Of all the beautiful stories ever told none are more interesting than Gulliver's Travels. How Gulliver set out on a journey and was shipwrecked on an island, where he found strange people, ... See full summary »
One of the greatest of black art pictures. The conjurer appears before the audience, with his head in its proper place. He then removes his head, and throwing it in the air, it appears on ... See full summary »
A bat flies into an ancient castle and transforms itself into Mephistopheles himself. Producing a cauldron, Mephistopheles conjures up a young girl and various supernatural creatures, one ... See full summary »
A bearded magician holds up a large playing card and makes it larger. He tears up a card of a queen, burns the torn bits, and a life-size Queen of Hearts card appears; then, it becomes ... See full summary »
A chemist in his laboratory places upon a table his own head, alive; then fixing upon his head a rubber tube with a pair of bellows, he begins to blow with all his might. Immediately the ... See full summary »
A man sleeps fitfully then dreams that a lovely woman is sitting at the foot of his bed. He reaches to embrace her and she becomes a minstrel, then Pierrot. The clown gestures to the moon ... See full summary »
The Flicker Alley DVD "Georges Méliès: Encore New Discoveries (1896-1911)" misidentified a partial hand-colored print of the 1906 film "Alchimiste Parafaragaramus ou La cornue infernale" (The Mysterious Retort) as this film, "L'hallucination de l'alchimiste" (An Hallucinated Alchemist) from 1897, which continues to be considered a lost film. A comparison with the black and white print of "The Mysterios Retort" on Flicker Alley's prior DVD set "Georges Méliès First Wizard of Cinema (1896-1913)" demonstrates this. See more »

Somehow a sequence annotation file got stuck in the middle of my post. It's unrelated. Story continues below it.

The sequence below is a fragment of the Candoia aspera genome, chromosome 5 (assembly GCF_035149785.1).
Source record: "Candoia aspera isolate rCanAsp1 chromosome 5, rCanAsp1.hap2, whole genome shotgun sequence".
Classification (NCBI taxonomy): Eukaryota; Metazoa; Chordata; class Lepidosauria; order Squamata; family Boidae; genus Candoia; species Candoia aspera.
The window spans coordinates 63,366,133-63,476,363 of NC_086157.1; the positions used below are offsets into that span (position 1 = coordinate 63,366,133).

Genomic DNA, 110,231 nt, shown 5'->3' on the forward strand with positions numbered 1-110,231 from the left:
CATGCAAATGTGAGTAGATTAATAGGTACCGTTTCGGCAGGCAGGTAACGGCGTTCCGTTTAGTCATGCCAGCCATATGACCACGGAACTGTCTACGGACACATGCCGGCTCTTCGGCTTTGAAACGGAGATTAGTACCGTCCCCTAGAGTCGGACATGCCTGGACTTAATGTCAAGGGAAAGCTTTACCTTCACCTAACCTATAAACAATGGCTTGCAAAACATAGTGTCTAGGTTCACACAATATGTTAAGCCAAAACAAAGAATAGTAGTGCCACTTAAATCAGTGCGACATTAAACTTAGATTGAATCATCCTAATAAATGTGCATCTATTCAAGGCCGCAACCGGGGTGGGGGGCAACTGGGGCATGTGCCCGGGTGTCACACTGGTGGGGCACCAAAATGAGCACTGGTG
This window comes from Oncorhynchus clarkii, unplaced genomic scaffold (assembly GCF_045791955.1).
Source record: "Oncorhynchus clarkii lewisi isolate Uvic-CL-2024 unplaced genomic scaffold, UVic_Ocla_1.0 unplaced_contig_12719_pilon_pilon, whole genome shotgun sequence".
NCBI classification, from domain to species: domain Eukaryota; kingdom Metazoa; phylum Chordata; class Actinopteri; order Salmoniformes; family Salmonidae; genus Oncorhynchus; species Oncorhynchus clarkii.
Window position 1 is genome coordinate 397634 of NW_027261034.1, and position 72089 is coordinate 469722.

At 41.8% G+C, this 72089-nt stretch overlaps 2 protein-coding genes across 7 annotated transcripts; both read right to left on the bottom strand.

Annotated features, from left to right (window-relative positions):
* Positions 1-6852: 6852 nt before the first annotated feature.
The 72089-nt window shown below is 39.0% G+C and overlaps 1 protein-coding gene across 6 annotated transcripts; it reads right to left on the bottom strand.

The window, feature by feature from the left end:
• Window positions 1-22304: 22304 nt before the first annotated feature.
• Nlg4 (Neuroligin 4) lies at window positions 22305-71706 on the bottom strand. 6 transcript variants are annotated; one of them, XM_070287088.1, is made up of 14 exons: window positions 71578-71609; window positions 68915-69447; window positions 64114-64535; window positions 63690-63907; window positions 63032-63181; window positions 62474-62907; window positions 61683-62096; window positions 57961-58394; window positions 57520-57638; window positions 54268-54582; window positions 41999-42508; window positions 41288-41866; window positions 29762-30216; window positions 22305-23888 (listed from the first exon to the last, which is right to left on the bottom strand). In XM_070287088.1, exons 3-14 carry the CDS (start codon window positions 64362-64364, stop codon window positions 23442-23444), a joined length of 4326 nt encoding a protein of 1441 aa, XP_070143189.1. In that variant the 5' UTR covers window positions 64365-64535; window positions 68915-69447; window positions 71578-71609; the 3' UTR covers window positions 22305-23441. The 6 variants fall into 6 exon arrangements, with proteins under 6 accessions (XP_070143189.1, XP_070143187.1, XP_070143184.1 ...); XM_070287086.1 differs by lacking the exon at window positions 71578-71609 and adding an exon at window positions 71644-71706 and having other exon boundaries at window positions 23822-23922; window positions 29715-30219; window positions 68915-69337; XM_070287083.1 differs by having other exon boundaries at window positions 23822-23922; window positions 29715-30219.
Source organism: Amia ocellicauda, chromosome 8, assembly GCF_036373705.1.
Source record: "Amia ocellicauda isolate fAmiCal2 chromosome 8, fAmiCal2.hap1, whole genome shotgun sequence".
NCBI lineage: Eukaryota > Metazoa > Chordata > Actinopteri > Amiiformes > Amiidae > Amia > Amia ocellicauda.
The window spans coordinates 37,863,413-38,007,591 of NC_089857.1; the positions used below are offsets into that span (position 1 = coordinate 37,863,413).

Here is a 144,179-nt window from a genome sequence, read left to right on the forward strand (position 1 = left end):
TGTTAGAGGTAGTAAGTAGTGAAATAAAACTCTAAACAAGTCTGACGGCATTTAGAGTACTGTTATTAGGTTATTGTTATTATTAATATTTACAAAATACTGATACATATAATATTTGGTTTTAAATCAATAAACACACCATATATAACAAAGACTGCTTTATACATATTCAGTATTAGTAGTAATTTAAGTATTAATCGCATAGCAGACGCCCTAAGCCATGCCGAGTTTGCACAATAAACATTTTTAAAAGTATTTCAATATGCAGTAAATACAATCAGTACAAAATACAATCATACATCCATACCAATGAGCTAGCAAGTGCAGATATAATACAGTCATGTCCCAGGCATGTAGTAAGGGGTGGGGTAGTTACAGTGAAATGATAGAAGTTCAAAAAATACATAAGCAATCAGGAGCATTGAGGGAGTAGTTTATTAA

As I have said in a few other reviews, films back before the beginning of the 20th century were pretty lame. The film makers simply didn't understand that so much more was possible and films were amazingly mundane. Folks sitting about playing cards, workers leaving the factory and children eating were the norm and films were seldom longer than about 30 seconds. So, when Georges Méliès created products like "The Hallucinated Alchemist", it stands head and shoulders above the rest.
The film is gorgeous and is among the first to be hand-colored (a process that became a bit more common in the following decade). It gives it a luminous quality that will no doubt shock some viewers who never expected colors. The film consists of an alchemist sitting in front of a giant glass container as he dreams...and lots of crazy stuff appears inside the container. The only problems with the film is that there isn't a lot of plot otherwise and it ends abruptly--like it's missing the last few seconds of the film. But it looks amazing.
1 of 2 people found this review helpful.
Was this review helpful to you?